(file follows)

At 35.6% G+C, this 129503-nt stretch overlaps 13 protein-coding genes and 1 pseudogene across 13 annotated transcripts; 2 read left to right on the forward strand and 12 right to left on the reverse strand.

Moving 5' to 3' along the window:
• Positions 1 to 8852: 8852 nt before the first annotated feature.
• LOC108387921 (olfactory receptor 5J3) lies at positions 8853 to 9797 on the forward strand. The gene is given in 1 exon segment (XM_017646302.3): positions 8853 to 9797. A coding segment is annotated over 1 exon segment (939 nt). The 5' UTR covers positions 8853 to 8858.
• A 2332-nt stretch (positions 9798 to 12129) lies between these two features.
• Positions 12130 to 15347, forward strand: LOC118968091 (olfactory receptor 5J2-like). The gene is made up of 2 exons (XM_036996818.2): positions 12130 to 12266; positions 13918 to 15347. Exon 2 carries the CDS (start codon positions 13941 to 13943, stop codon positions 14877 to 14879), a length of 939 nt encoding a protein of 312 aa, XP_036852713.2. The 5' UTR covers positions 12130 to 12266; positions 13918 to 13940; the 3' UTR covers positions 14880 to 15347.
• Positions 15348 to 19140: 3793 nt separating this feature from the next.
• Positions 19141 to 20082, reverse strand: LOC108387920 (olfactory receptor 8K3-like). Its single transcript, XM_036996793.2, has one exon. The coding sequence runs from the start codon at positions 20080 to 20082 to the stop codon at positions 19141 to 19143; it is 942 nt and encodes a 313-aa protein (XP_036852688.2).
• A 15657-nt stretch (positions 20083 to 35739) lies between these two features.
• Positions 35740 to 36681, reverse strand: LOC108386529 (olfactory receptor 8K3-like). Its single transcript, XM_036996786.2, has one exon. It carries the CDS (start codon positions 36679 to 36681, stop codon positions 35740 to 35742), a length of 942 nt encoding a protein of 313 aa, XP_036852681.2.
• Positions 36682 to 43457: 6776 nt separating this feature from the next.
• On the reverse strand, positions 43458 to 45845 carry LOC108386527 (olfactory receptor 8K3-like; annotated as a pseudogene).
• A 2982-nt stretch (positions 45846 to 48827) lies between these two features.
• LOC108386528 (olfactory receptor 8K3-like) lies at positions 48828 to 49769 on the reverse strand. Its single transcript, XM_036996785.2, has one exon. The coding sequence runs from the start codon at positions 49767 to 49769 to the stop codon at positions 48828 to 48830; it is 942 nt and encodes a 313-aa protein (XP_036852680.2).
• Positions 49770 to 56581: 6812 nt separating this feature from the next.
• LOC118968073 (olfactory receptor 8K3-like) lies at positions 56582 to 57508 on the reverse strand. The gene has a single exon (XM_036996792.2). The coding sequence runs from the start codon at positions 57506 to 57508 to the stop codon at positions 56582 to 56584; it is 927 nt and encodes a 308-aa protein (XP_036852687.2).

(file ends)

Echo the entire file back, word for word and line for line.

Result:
At 35.6% G+C, this 129503-nt stretch overlaps 13 protein-coding genes and 1 pseudogene across 13 annotated transcripts; 2 read left to right on the forward strand and 12 right to left on the reverse strand.

Moving 5' to 3' along the window:
• Positions 1 to 8852: 8852 nt before the first annotated feature.
• LOC108387921 (olfactory receptor 5J3) lies at positions 8853 to 9797 on the forward strand. The gene is given in 1 exon segment (XM_017646302.3): positions 8853 to 9797. A coding segment is annotated over 1 exon segment (939 nt). The 5' UTR covers positions 8853 to 8858.
• A 2332-nt stretch (positions 9798 to 12129) lies between these two features.
• Positions 12130 to 15347, forward strand: LOC118968091 (olfactory receptor 5J2-like). The gene is made up of 2 exons (XM_036996818.2): positions 12130 to 12266; positions 13918 to 15347. Exon 2 carries the CDS (start codon positions 13941 to 13943, stop codon positions 14877 to 14879), a length of 939 nt encoding a protein of 312 aa, XP_036852713.2. The 5' UTR covers positions 12130 to 12266; positions 13918 to 13940; the 3' UTR covers positions 14880 to 15347.
• Positions 15348 to 19140: 3793 nt separating this feature from the next.
• Positions 19141 to 20082, reverse strand: LOC108387920 (olfactory receptor 8K3-like). Its single transcript, XM_036996793.2, has one exon. The coding sequence runs from the start codon at positions 20080 to 20082 to the stop codon at positions 19141 to 19143; it is 942 nt and encodes a 313-aa protein (XP_036852688.2).
• A 15657-nt stretch (positions 20083 to 35739) lies between these two features.
• Positions 35740 to 36681, reverse strand: LOC108386529 (olfactory receptor 8K3-like). Its single transcript, XM_036996786.2, has one exon. It carries the CDS (start codon positions 36679 to 36681, stop codon positions 35740 to 35742), a length of 942 nt encoding a protein of 313 aa, XP_036852681.2.
• Positions 36682 to 43457: 6776 nt separating this feature from the next.
• On the reverse strand, positions 43458 to 45845 carry LOC108386527 (olfactory receptor 8K3-like; annotated as a pseudogene).
• A 2982-nt stretch (positions 45846 to 48827) lies between these two features.
• LOC108386528 (olfactory receptor 8K3-like) lies at positions 48828 to 49769 on the reverse strand. Its single transcript, XM_036996785.2, has one exon. The coding sequence runs from the start codon at positions 49767 to 49769 to the stop codon at positions 48828 to 48830; it is 942 nt and encodes a 313-aa protein (XP_036852680.2).
• Positions 49770 to 56581: 6812 nt separating this feature from the next.
• LOC118968073 (olfactory receptor 8K3-like) lies at positions 56582 to 57508 on the reverse strand. The gene has a single exon (XM_036996792.2). The coding sequence runs from the start codon at positions 57506 to 57508 to the stop codon at positions 56582 to 56584; it is 927 nt and encodes a 308-aa protein (XP_036852687.2).